The treatment of loyalty rebates illustrates the shortcomings of the form-based approach in EU law. In two judgments in 2003—Michelin II and British Airways—the Court of First Instance confirmed the long-established EU policy that dominant firms are only allowed to offer discounts that relate to cost savings, but not to encourage loyalty. Any considerations of the actual or likely effects of such discounts on competition are deemed irrelevant.
For example, in British Airways, the concern was that the loyalty incentives offered by the airline to travel agents were retrospective—i.e. paid on all ticket sales above the performance target, and not just on the incremental sales above that target—and could thus induce agents who are close to their sales target to promote British Airways rather than rival airlines. The form of this incentive scheme was considered an abuse, without much consideration of the effects. One such effect could have been the foreclosure of sales channels to Virgin Atlantic, a new competitor and complainant in this case. However, Virgin had continued to gain market share throughout the affected period, which indicates that the competitive effect of the loyalty schemes was probably limited. For the US court that reviewed the same facts, this was one reason (among others) to reject the complaint that Virgin had filed in that jurisdiction. In contrast, the European Commission simply made the point that Virgin would have had even more success in the absence of the loyalty schemes.
Abuse in a related market
A final illustration of where the link between dominance and effects may not hold refers to the principle that dominance in one market can also be abused in a related market. This principle means that, in practice, dominant firms can be subject to the same per se prohibitions in those related markets. In terms of the analogy used earlier in this article, the bull is feared not only inside the china shop, but is also considered capable of inflicting damage as soon as it sets foot outside. Such concerns may overstate the power of dominant firms.
For a more accurate assessment of the competitive effects of an alleged abuse in a related market, it is necessary to establish the precise link between the two markets and to identify the mechanism through which such abuse would work. In some cases there may well be links that enable this type of abuse—for example, where markets are vertically related and one provides an important input to the other, or where the two products are complements. Such links may facilitate leveraging practices such as refusal to supply, tying and discrimination. Making the existence of such links between the two markets explicit is an important part of any effects-based test, but this is not always done in practice—it is often simply taken for granted that a dominant firm can do harm in neighbouring markets.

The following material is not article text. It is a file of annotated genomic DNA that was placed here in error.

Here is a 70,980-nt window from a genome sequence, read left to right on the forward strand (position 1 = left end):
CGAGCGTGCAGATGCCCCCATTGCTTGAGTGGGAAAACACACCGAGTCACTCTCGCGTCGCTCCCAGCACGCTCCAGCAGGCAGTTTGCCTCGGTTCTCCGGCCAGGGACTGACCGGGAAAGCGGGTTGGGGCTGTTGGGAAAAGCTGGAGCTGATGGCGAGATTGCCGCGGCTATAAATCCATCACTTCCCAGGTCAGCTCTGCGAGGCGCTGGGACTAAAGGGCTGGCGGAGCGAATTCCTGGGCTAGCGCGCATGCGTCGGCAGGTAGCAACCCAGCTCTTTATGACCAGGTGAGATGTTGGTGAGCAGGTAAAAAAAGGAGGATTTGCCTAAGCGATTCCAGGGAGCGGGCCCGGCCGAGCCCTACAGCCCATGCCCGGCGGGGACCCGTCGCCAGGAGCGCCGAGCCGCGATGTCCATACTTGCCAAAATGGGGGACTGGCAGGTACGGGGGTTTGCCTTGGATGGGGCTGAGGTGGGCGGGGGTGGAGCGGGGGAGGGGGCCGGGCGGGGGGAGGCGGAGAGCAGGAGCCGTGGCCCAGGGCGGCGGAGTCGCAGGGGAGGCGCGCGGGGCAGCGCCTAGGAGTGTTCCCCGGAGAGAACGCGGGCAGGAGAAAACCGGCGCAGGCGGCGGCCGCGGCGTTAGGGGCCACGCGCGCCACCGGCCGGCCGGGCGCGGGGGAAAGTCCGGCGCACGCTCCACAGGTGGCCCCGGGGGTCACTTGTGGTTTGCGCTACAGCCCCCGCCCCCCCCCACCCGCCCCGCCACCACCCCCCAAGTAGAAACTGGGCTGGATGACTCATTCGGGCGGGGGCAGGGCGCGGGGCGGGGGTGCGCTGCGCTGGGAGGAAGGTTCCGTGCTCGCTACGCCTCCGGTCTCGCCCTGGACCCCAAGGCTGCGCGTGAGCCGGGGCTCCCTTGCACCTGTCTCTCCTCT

Furthermore, an assessment of this type of practice would need to consider the actual or likely effects on competition in the related market—is the practice in question likely to result in monopolisation of the related market, or does it merely give the dominant firm some competitive edge in that market? If the latter holds, there is arguably little cause for concern. The likely effects will depend on the relative strength of the dominant firm and other competitors in the related market. Dominance in the first market in itself is no guarantee of success in the second market. Even a company like Microsoft might find it hard to monopolise every market it ventures into.
The Commission’s review of its policy on Article 82 will lead to a greater consideration of the current economic thinking on abuse of dominance, and there will be much debate on how far this should go. Admittedly, there has as yet been relatively little analysis of the potential negative effects on consumers of the current form-based approach—most of the criticisms that have been made are based on anecdotal evidence, or simply on ideological grounds. This article has set out one of the main shortcomings of the current approach, namely its reliance on the dominance determination as a shortcut to inferring anticompetitive effects. This can lead to incorrect, and probably too much, intervention against many types of business practices by firms that are considered dominant.
A move to some form of effects-based test has been advocated. From an economics perspective, this would be a more appropriate approach to Article 82 as it would allow greater emphasis on efficiency and consumer welfare. Such an effects-based test does not necessarily mean—as some may fear—fully quantifying and weighting all the costs and benefits of the alleged abusive behaviour. Often, it may simply involve the consideration of a range of economic indicators of actual and likely competitive effects that go beyond the assessment of dominance, such as the likelihood of success in excluding competitors and possible efficiency benefits. Dominance would then merely be one of the indicators of relevance to the assessment of allegedly abusive practices.
It is not clear why the as-efficient competitor test should be considered appropriate for margin squeeze but dismissed for other forms of abuse (such as Intel’s rebates that are conditional on exclusivity). The debate on effects versus form also rages in the context of Article 101 TFEU, which deals with restrictive agreements. In another 2014 judgment, Cartes bancaires, the Court of Justice clarified the restrictions on the extent to which competition authorities can treat certain agreements as restrictions ‘by object’—i.e. as inherently anticompetitive and therefore not requiring a full effects-based analysis. This judgment means that, going forward, it is likely that more Article 101 cases will require an effects-based analysis.3 Agenda will continue to lead the debate on the issue, and reassess the situation in 2025…